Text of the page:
Growing up, I never felt like I belonged anywhere. I lived my childhood shifting between worlds, in a permanent state of visiting.
I lived with my single mother who looked after me on a mixture of the single parent’s pension, whatever casual job was at hand and maintenance payments from my father. She sustained herself with cigarettes and cheap wine. We moved a lot around Melbourne’s north-east. A suburb and a street was never a community, just a place where I’d be staying and an audience for potential embarrassment. When the show was over, it was time to move on. Continue reading
I received a beautiful gift from my partner this week, a book called Posters for the People. It contains hundreds of prints of posters created by artists working in the Works Progress Administration, a cornerstone of President Roosevelt’s New Deal. The program provided up to 30 hours of employment per week at market wage rates for up to 3 million people at a time during the Great Depression.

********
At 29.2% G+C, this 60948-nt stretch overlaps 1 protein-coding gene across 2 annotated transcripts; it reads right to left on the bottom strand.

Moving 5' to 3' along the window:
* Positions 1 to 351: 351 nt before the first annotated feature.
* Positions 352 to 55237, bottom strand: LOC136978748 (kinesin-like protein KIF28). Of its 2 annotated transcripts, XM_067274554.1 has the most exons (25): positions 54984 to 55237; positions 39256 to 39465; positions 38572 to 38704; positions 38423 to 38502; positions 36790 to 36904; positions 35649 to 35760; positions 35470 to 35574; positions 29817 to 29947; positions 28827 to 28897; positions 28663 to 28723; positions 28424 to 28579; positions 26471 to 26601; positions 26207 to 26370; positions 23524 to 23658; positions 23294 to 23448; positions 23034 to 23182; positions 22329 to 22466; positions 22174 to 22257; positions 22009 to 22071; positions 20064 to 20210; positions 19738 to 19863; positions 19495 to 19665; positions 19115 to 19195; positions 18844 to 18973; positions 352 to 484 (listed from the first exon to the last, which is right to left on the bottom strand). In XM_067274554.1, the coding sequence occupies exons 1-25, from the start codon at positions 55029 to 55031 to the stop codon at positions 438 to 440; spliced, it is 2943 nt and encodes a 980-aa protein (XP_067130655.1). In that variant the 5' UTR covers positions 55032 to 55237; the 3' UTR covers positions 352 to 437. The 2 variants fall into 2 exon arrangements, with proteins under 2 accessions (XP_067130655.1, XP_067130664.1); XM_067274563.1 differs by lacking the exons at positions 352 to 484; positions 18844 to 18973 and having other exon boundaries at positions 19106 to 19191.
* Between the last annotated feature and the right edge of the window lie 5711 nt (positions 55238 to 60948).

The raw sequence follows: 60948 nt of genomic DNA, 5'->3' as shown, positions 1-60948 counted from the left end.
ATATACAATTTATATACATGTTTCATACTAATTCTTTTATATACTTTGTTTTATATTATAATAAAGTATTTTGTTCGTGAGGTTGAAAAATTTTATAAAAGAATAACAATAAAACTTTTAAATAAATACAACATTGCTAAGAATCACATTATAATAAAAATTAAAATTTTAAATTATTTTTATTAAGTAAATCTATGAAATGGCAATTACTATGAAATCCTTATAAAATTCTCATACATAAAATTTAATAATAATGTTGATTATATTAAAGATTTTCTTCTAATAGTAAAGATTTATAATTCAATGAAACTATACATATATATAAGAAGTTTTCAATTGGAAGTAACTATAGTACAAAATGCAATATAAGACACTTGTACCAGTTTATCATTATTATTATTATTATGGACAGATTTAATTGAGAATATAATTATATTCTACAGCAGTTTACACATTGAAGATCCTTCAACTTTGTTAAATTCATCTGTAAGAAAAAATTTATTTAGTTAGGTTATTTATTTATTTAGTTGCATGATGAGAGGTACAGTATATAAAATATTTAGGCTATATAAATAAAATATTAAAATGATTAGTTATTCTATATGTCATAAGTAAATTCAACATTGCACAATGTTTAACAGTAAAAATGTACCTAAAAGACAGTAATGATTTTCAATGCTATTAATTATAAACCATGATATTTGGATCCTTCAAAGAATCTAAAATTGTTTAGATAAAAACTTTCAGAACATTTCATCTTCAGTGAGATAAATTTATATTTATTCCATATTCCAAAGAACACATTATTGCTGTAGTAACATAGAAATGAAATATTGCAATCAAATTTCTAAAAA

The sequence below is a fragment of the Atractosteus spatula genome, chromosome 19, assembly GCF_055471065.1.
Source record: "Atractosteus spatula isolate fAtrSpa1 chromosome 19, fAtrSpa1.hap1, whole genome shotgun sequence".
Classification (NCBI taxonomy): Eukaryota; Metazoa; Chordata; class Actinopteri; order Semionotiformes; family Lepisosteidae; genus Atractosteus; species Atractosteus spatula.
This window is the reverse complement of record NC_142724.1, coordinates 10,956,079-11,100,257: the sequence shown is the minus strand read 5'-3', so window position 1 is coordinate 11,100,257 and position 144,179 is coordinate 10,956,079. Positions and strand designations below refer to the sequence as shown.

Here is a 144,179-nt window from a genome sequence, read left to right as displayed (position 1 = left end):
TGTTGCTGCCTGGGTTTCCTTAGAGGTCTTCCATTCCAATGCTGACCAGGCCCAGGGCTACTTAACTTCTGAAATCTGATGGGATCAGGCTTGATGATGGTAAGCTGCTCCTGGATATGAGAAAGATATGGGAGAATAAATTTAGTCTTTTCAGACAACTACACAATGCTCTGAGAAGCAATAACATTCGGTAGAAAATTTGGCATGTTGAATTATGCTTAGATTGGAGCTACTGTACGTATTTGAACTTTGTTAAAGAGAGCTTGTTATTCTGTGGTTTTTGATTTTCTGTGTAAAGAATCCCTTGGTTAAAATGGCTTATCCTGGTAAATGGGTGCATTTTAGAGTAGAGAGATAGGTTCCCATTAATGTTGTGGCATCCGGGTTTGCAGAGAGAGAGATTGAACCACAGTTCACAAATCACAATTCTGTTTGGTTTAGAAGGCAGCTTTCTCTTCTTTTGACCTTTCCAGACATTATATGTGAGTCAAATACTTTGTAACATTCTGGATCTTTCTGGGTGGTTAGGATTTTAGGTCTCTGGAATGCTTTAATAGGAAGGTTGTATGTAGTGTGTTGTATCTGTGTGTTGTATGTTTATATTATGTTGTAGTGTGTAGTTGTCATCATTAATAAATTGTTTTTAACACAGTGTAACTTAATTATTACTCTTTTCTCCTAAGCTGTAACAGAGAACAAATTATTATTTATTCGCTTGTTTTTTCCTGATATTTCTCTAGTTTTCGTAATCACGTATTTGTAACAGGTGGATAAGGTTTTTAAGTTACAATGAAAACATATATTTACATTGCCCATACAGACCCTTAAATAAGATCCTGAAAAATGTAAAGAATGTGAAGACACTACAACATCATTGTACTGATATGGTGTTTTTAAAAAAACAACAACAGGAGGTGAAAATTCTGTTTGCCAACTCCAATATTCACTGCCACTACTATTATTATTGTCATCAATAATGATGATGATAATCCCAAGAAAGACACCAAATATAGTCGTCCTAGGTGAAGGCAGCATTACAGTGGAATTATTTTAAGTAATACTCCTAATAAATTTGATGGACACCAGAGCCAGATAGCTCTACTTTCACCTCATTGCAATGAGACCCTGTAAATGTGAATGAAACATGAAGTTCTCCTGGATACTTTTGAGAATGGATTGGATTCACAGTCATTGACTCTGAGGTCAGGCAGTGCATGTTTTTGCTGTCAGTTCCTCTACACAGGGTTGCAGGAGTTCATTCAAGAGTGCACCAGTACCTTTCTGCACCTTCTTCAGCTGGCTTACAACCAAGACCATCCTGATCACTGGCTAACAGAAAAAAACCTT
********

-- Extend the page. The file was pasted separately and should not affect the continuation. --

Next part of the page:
Generally, there is a tendency for us to romanticise the past. However, when it comes to the state of reformist progressive/liberal/social democratic politics there is no doubt that things really were once better. Roosevelt’s New Deal was an historic bargain between Labor and Capital that allowed Labor to increase its income as productivity rose. It brought unheralded prosperity to millions of Americans. By contrast employment languishes under Obama. Where there was once a New Deal, now there is No Deal. In Australia we had perhaps the greatest ever Labor Prime Minister, Ben Chiefley, take the creation of a national social welfare system to a referendum in the 1940s. Prime Minister Gillard, on the other hand, tightened restrictions on the unemployed. For that matter, it takes a special kind of shit for Labor to be outflanked on the left on Immigration by a conservative leader who’s election pitch was a simple and brutal “Stop the Boats”. Continue reading